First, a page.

If you’re looking for a novel way to spend Valentine’s Day as a couple, or an exciting idea for first date then donning the Lycra, clipping in to the pedals and cycling into the sunset could be the best way to a long and loving partnership.
New research shows that going for a ride may be the best way to set the wheels in motion on a new relationship. A survey carried out by the dating app Bumble and AirBnb reveals that 77 percent of women would be impressed by a prospective partner suggesting a new experience as a date option – and cycling together featured among the favourites.
Riding for romance has certainly worked for Jack White, 86, and wife Pamela, 84. The couple, who regularly rides around their home town of Ludlow, in Shropshire are celebrating their 64th wedding anniversary this year. They insist that it’s a shared love of cycling that’s kept their marriage strong.
Jack and Pamela first met at a South Buckinghamshire Cycling Club meet in 1952. “She was 19, I was 22 and we were both keen cyclists,” says Jack, 86. “Pam’s sister introduced us and I invited Pam to join us on some club rides.” For Jack and Pam cycling together was a first date that blossomed into a true romance. They married a year later and still ride out with their local Cycling UK club having moved to Ludlow from Buckinghamshire when their children left home.
“I’m a very competitive cyclist,” says Jack, who still rides an average of 1,000 miles on his indoor turbo trainer over the winter. “But Pam prefers the touring and the social side of cycling. I’ve taken part in over 800 time-trials and have ridden over 250,000 miles since I took up the sport. Pam has marshalled time trials in the past and also made the cakes and teas. We both get different things out of being on a bike.”
The passion for cycling runs in the family too. “As soon as they were old enough we got our two daughters into cycling,” says Pamela. “When Jack bought a triplet, him on the front, the youngest, Carolyn, in the middle and Susan on the back. We toured and hostelled with it on the Isle of Wight. That week we became notorious on the island with that triplet, with motorists tooting their horns and waving.”
Both Pamela and Jack insist that compromise is a key to enjoyment when riding as a couple. “Jack likes to head off up the hills whereas I will cycle around the towns and villages. In France, Jack cycled up Mont Ventoux while I rode around the villages and stopped at the café for a coffee.”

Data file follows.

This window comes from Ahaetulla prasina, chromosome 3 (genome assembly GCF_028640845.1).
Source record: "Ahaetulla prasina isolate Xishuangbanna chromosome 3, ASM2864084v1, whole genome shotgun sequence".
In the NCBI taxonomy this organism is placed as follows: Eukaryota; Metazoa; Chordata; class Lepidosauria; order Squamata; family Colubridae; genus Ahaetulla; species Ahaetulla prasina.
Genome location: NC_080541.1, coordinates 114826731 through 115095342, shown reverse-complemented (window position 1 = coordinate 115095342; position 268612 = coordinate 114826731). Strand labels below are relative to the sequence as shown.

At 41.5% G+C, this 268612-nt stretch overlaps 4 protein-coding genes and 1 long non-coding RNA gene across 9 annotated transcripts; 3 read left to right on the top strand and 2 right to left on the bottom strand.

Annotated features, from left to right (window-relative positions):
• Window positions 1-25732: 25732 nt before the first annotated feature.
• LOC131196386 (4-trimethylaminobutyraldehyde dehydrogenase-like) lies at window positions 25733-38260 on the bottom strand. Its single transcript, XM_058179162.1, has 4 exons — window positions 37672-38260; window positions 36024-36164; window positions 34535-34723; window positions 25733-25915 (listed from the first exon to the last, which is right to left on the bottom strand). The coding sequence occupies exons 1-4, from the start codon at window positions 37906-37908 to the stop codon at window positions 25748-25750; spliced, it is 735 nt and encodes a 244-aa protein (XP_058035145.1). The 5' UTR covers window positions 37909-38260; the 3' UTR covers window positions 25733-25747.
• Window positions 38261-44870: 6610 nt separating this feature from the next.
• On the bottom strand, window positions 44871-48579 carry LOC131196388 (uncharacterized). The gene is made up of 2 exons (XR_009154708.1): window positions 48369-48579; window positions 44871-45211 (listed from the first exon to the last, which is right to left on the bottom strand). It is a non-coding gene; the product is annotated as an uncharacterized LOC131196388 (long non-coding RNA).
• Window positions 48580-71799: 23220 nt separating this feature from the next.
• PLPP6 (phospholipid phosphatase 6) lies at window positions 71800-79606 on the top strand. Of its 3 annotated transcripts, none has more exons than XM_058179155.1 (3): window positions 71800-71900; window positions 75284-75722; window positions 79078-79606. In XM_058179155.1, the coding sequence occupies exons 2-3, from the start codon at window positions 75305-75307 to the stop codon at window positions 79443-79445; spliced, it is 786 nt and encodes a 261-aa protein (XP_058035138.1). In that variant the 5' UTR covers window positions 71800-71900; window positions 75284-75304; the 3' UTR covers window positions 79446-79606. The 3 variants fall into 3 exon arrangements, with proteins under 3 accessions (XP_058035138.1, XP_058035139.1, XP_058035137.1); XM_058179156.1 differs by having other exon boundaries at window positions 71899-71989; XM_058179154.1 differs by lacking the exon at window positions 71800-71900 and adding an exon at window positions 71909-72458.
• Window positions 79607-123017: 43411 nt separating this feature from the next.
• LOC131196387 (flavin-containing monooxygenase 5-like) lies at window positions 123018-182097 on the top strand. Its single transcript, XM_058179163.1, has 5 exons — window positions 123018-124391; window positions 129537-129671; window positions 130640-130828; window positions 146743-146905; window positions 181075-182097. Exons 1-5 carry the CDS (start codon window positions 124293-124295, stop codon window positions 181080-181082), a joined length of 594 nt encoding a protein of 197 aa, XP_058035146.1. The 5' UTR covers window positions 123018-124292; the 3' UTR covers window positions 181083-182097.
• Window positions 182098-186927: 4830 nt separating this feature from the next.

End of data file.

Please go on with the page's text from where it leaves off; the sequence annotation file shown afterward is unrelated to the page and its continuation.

Mont Ventoux, a 1912-metre high mountain, is the hardest of all the Tour de France climbs. “I did it when I was 73, then completed it again when I was 83,” says Jack. “It hurt a lot more the second time around. Even though it was in the summer the temperature at the summit was freezing and the visibility really poor, but I managed to climb it ok.”
Over the years the couple have cycled through Spain, Cyprus, France and the former Yugoslavia. ”France is the best place to ride,” says Pamela. “The drivers are more considerate and the facilities are geared up for cyclists. Over here football is the big thing, but in France cycling is definitely a national sport. Yugoslavia was interesting, Dubrovnic was beautiful but we went there over 30 years ago and it was a very different place. I remember the choice in the shops for picnic food was limited.”
“It’s been incredibly beneficial to our health too,” says Pamela. “All of the cycling we’ve done in the past has definitely paid off now. I’ve heard it said that cyclists appear 10 years younger than someone of a similar age.”
Pamela’s thoughts are echoed by a new survey of 300 UK doctors by Patient.Info which highlights cycling as among the best exercises people can do to remain fit and health. “Cycling can help you maintain a healthy weight and improve your cholesterol profile, as well as helping to reduce your risk of heart disease, type 2 diabetes, osteoporosis and even cancer,” explains Dr Sarah Jarvis, “Not to mention the positive effects on mental health.“
Jack and Pamela insist that cycling has been a crucial factor in a loving relationship – but it didn’t look like that would be the case at first.
“Jack fell off his bike on the eve of our wedding,” says Pamela. “He cut his head open and damaged his shoulder. It meant that the next day we had to remove his bandages before the wedding photos were taken and that I had to carry our suitcase during out honeymoon. When the vicar asked if I take this man for better or worse I thought ‘it can only get better!’ Almost 64 years later we’re still married and we’re still cycling.”